Black History Month is not minority history month

October 17, 2018

 

As some of you may or may not know October is Black History Month. Starting in 1987 the month-long event sees a nationwide celebration of the history, contribution and culture of black people. Any event which places a spotlight on the role minorities has played and continues to play in shaping Britain would seem to be a positive action and something to be encouraged, yet the event has drawn criticism in the past and continues to be a matter of debate. Prominent celebrities from the BAME (Black, Asian, and Minority Ethnic) community have criticised the event. Morgan Freeman slated the event stating: ‘one month? I don’t want a black history month. Black history is American history’. The controversial reality star and actress Stacey Dash has also questioned the need for a Black History Month. Speaking on Fox and Friends in January 2016 she explained ‘either we want to have segregation or integration. We’re Americans. Period. That’s it’ and called for the event to be scrapped. Some have also questioned why black history should have a month to itself when months do not exist for other minorities like Indian, Asian Chinese and Polish communities to receive the same treatment.

 

In recent years there have been calls for schools to broaden their curriculums and teach students about black history, rather than teaching black history for just one month. There have also been calls   to focus on less well-known figures and issues. For most students the limited black history they learn will be the Civil Rights movement in America and Martin Luther King or Malcolm X. Some students may learn about Mary Seacole, the ‘black Florence Nightingale’, but this is usually the limit of their education. Whilst these issues are obviously important, and many in the BAME community support Black History Month, they also want to see a long-lasting change and commitment to celebrating black history and educating the next generation. More focus should be placed on BAME scientists, authors, mathematicians, and musicians, not just civil-rights or political figures. We should also be teaching our youth about the issues to do with race in British history, and not just the civil-rights movement in America. This presents and promotes the dangerous idea that racism and discrimination was only an issue within America, and that all was fine in our nation. Let’s teach British children about the Windrush scandal, the contribution of Caribbean and other BAME immigrants to the NHS, the death of Stephen Lawrence and Britain’s role in Empire. Let’s place as much importance on black British history as we do white. In recent years exam boards have been adapting their courses and listening to concerns, both AQA and OCR have introduced new courses that examine immigration, but there is still much work to be done.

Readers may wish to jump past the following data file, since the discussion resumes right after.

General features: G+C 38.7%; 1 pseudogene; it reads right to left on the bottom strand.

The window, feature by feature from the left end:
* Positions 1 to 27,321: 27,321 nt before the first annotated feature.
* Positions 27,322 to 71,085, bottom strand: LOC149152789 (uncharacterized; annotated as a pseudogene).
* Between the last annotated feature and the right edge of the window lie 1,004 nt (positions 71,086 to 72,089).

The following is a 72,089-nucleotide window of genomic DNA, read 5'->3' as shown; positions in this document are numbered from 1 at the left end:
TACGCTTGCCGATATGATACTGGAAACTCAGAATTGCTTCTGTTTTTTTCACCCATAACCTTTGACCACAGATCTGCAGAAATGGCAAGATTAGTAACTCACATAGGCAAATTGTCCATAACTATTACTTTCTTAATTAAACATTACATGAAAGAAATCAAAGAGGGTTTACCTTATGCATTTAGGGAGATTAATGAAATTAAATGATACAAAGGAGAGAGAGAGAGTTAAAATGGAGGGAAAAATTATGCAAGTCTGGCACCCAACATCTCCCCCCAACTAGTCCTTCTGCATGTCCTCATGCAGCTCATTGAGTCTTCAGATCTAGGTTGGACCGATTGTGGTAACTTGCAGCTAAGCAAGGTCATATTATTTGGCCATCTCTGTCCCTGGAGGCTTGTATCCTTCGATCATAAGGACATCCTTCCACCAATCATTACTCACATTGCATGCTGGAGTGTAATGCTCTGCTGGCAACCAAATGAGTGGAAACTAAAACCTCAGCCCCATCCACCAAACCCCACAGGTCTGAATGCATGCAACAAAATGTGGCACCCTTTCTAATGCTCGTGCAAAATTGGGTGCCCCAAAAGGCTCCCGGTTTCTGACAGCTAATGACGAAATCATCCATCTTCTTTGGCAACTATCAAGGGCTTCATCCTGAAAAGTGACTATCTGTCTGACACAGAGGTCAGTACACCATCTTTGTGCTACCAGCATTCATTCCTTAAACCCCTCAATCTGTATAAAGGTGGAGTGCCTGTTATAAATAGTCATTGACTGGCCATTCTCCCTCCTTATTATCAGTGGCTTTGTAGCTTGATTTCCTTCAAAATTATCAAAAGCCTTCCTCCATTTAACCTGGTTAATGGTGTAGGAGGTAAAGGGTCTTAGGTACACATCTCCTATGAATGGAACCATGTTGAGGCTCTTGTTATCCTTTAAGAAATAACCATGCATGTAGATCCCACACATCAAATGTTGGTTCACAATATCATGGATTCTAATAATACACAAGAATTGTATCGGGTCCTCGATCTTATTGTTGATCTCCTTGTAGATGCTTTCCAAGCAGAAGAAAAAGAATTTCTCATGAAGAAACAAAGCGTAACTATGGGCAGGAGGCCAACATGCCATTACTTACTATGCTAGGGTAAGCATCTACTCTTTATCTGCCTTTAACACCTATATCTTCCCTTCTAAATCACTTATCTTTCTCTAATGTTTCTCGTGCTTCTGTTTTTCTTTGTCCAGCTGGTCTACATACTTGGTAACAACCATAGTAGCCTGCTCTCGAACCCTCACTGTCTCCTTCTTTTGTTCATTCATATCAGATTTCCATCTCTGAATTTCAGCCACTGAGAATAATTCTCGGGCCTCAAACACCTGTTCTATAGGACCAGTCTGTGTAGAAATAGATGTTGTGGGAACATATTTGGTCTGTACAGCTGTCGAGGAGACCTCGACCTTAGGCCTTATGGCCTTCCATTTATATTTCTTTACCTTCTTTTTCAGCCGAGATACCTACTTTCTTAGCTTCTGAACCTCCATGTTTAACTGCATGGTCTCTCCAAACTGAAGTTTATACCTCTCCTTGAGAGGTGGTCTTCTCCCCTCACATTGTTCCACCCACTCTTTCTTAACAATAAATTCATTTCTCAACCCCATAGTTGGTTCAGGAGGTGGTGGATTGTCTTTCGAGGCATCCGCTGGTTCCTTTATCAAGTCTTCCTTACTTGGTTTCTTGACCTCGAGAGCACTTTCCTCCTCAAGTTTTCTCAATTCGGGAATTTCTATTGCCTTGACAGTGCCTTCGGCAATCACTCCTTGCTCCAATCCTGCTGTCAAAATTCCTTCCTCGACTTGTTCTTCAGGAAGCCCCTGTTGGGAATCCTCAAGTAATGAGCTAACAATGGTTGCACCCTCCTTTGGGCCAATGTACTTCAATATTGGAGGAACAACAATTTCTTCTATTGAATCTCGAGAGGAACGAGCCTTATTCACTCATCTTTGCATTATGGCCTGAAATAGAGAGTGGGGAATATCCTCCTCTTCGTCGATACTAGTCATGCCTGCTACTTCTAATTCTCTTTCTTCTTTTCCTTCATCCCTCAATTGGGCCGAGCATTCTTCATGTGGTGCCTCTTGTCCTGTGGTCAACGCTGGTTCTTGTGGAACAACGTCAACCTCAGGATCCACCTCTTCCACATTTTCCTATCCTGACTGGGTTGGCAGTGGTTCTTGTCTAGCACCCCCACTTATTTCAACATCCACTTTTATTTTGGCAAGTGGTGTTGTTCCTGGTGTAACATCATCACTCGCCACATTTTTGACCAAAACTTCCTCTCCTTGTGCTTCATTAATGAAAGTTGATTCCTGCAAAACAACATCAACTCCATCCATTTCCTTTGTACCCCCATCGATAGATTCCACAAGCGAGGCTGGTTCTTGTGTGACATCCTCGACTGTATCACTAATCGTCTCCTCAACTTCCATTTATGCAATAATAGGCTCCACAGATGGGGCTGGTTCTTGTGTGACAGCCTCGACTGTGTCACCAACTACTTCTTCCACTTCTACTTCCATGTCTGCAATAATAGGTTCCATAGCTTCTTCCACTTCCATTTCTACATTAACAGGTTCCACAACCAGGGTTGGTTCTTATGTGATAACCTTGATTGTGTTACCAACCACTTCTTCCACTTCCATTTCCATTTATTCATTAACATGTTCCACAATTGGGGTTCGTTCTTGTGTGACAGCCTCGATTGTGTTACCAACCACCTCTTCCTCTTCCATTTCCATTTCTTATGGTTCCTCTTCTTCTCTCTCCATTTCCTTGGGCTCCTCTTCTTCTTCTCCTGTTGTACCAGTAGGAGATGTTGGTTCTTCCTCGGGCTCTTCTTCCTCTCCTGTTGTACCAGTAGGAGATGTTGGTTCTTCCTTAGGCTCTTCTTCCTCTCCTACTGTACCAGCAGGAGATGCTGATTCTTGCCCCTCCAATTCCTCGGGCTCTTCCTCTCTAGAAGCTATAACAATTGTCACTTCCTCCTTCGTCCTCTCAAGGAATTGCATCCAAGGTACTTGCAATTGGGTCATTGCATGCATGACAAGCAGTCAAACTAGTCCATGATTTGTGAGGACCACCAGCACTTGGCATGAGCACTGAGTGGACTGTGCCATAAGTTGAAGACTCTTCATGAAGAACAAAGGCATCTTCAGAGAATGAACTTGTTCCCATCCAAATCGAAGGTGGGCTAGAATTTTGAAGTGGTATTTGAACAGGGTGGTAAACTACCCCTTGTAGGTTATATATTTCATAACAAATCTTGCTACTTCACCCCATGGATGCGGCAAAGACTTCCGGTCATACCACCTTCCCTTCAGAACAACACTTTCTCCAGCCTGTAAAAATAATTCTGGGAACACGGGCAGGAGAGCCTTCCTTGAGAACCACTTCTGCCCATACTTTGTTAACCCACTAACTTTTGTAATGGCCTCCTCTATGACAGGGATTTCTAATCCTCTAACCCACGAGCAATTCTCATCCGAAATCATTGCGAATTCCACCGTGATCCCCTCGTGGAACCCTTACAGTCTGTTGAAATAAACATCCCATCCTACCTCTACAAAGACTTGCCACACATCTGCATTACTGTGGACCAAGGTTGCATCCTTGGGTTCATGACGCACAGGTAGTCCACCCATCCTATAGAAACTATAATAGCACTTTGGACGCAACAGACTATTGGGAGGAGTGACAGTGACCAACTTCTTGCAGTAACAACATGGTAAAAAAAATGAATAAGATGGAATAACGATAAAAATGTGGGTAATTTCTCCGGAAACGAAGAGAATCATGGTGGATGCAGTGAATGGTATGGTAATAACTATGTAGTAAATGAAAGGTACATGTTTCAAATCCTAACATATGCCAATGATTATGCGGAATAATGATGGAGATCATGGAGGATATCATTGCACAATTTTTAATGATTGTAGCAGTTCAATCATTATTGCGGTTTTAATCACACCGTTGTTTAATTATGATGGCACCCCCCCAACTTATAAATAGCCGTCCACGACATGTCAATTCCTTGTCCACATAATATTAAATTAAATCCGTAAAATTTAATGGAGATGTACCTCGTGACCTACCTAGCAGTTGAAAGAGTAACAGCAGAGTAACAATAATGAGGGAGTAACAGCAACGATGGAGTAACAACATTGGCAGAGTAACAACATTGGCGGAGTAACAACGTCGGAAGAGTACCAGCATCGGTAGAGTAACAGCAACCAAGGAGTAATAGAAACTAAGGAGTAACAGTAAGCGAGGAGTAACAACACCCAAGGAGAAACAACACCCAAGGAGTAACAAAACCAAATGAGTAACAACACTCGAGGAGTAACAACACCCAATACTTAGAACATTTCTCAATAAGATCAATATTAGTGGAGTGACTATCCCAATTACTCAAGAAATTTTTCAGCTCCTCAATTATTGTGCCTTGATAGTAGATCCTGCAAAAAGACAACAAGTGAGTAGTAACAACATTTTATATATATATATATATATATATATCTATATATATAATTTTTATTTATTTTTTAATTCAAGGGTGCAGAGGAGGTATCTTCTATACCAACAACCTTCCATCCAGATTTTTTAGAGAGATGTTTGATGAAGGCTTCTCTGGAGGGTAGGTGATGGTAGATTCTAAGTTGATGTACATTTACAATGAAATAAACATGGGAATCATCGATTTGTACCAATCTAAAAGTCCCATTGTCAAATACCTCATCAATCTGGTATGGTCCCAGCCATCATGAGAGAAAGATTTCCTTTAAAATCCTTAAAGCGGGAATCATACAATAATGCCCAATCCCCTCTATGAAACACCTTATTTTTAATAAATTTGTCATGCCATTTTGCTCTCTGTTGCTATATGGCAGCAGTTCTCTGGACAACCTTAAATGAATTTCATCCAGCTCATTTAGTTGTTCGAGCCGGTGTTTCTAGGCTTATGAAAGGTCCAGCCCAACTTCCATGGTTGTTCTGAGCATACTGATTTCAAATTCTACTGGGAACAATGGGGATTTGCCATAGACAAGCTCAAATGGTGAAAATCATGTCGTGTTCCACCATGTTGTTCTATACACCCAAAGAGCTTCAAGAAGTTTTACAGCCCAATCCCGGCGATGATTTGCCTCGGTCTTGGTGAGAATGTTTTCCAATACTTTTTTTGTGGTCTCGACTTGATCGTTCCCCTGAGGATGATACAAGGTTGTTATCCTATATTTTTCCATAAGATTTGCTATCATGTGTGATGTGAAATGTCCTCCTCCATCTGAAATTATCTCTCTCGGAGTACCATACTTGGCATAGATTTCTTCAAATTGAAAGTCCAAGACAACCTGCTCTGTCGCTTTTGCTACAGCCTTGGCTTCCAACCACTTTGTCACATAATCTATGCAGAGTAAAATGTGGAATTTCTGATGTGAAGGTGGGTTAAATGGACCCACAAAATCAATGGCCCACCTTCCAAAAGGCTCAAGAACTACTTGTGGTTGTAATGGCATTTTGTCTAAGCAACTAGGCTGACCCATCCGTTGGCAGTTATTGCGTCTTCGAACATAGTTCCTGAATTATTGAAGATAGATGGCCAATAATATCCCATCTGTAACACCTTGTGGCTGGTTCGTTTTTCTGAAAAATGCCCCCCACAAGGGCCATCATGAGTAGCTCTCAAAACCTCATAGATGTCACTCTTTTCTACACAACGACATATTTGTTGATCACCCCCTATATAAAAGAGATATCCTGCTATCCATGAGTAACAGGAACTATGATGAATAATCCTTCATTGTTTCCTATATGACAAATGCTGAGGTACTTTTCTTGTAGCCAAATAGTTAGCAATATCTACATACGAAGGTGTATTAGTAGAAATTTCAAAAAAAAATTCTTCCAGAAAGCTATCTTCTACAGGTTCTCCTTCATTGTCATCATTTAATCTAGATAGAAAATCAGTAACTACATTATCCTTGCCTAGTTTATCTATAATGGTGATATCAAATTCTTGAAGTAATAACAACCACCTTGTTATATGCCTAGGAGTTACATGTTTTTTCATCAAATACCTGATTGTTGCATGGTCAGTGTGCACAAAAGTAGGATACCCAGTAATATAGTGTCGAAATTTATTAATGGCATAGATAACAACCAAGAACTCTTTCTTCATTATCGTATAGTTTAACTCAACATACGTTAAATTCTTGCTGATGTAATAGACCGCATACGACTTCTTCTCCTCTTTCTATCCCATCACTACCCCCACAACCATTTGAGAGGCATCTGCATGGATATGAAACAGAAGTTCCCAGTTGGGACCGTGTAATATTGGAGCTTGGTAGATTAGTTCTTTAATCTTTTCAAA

Others have criticised councils for their decisions to widen the focus of Black History Month to include other minority groups, moving away from the history of the event and diminishing its original meaning. The Conservative-led London borough of Hillingdon stopped Black History Month in 2007, and now offers a programme of multi-ethnic events called Culture Bite, with events on South Asia, country dancing and wine tasting. Wandsworth, a Conservative borough in south London, has also altered the event to be “Diversity Month” which focuses on the experiences and culture of several minorities within the borough. Events feature Indian, Polish, Spanish, Chinese as well as African and Caribbean cultures. In an age of austerity, should allowances be made, or should we be condemning councils for these changes? Events such as these can unwittingly encourage people to view all minorities as somehow being connected or the same, promoting ignorance and generating racism.

 

This month the UK Black History Month website was brought down twice by hackers in a case of ‘cyber-racism’ perhaps showing that Black History Month is needed more than ever; not only to educate, celebrate and unite but to also act against the ever-increasing far-right views spreading across Britain particularly in the wake of Brexit.

 

If you want to get involved in celebrating Black History Month, events are taking place across the country. These include art exhibitions, film screenings, talks, food festivals, and the first Afrobeats musical Olivia Tweest touring the country (on at Coventry’s The Belgrade Theatre in October).  The University of Kent will be holding a special art exhibition in Keynes Atrium, and a keynote speech on the 10th October run by the Law School called Decolonise The Curriculum! will be taking place in Grimond Lecture Theatre 2 from 14:30-16:30. The Gulbenkian will also be screening Untold Stories: A History of Black People in Kent on the 22nd October from 19:00.

 

Happy Black History Month to all University of Kent students!

 

 

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First published in 1965, InQuire is the University of Kent student newspaper.

All content © 1965-2019 InQuire Media Group.

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